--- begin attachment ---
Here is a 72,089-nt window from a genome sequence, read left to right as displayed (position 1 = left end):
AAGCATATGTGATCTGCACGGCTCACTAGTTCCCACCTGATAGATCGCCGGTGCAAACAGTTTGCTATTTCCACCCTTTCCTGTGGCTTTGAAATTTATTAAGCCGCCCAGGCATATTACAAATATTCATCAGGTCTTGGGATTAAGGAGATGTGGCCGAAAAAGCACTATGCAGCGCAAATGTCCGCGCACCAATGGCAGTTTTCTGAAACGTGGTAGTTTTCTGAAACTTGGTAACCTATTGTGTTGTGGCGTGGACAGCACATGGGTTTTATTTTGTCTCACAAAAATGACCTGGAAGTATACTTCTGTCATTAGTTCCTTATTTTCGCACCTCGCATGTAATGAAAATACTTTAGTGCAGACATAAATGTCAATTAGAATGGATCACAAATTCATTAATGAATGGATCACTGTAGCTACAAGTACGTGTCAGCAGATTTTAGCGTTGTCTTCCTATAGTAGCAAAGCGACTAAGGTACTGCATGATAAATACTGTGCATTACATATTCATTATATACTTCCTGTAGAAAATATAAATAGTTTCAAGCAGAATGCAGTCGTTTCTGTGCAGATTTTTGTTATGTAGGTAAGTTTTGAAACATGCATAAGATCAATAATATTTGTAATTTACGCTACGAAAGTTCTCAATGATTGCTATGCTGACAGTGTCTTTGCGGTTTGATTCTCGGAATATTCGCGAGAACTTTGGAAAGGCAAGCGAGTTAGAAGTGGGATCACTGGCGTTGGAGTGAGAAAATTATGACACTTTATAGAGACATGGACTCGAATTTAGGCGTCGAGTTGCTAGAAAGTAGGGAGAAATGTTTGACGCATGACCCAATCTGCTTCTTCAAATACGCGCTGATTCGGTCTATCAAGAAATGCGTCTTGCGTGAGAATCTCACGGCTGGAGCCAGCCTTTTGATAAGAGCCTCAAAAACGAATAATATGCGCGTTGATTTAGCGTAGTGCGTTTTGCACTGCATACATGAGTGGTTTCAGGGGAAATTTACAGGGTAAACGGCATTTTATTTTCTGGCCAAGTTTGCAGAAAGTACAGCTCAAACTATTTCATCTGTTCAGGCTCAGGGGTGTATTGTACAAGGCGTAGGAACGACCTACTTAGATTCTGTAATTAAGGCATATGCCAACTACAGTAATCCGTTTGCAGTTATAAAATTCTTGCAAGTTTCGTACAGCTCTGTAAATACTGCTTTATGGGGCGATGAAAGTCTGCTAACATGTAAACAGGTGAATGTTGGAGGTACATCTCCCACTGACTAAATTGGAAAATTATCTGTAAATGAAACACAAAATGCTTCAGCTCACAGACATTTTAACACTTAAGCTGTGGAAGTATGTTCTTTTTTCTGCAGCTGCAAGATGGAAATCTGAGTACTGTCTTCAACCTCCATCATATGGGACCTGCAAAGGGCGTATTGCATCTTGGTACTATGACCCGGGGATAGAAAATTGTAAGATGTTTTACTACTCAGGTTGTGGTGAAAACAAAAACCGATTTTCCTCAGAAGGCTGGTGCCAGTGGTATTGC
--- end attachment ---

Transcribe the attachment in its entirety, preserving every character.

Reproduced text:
Here is a 72,089-nt window from a genome sequence, read left to right as displayed (position 1 = left end):
AAGCATATGTGATCTGCACGGCTCACTAGTTCCCACCTGATAGATCGCCGGTGCAAACAGTTTGCTATTTCCACCCTTTCCTGTGGCTTTGAAATTTATTAAGCCGCCCAGGCATATTACAAATATTCATCAGGTCTTGGGATTAAGGAGATGTGGCCGAAAAAGCACTATGCAGCGCAAATGTCCGCGCACCAATGGCAGTTTTCTGAAACGTGGTAGTTTTCTGAAACTTGGTAACCTATTGTGTTGTGGCGTGGACAGCACATGGGTTTTATTTTGTCTCACAAAAATGACCTGGAAGTATACTTCTGTCATTAGTTCCTTATTTTCGCACCTCGCATGTAATGAAAATACTTTAGTGCAGACATAAATGTCAATTAGAATGGATCACAAATTCATTAATGAATGGATCACTGTAGCTACAAGTACGTGTCAGCAGATTTTAGCGTTGTCTTCCTATAGTAGCAAAGCGACTAAGGTACTGCATGATAAATACTGTGCATTACATATTCATTATATACTTCCTGTAGAAAATATAAATAGTTTCAAGCAGAATGCAGTCGTTTCTGTGCAGATTTTTGTTATGTAGGTAAGTTTTGAAACATGCATAAGATCAATAATATTTGTAATTTACGCTACGAAAGTTCTCAATGATTGCTATGCTGACAGTGTCTTTGCGGTTTGATTCTCGGAATATTCGCGAGAACTTTGGAAAGGCAAGCGAGTTAGAAGTGGGATCACTGGCGTTGGAGTGAGAAAATTATGACACTTTATAGAGACATGGACTCGAATTTAGGCGTCGAGTTGCTAGAAAGTAGGGAGAAATGTTTGACGCATGACCCAATCTGCTTCTTCAAATACGCGCTGATTCGGTCTATCAAGAAATGCGTCTTGCGTGAGAATCTCACGGCTGGAGCCAGCCTTTTGATAAGAGCCTCAAAAACGAATAATATGCGCGTTGATTTAGCGTAGTGCGTTTTGCACTGCATACATGAGTGGTTTCAGGGGAAATTTACAGGGTAAACGGCATTTTATTTTCTGGCCAAGTTTGCAGAAAGTACAGCTCAAACTATTTCATCTGTTCAGGCTCAGGGGTGTATTGTACAAGGCGTAGGAACGACCTACTTAGATTCTGTAATTAAGGCATATGCCAACTACAGTAATCCGTTTGCAGTTATAAAATTCTTGCAAGTTTCGTACAGCTCTGTAAATACTGCTTTATGGGGCGATGAAAGTCTGCTAACATGTAAACAGGTGAATGTTGGAGGTACATCTCCCACTGACTAAATTGGAAAATTATCTGTAAATGAAACACAAAATGCTTCAGCTCACAGACATTTTAACACTTAAGCTGTGGAAGTATGTTCTTTTTTCTGCAGCTGCAAGATGGAAATCTGAGTACTGTCTTCAACCTCCATCATATGGGACCTGCAAAGGGCGTATTGCATCTTGGTACTATGACCCGGGGATAGAAAATTGTAAGATGTTTTACTACTCAGGTTGTGGTGAAAACAAAAACCGATTTTCCTCAGAAGGCTGGTGCCAGTGGTATTGC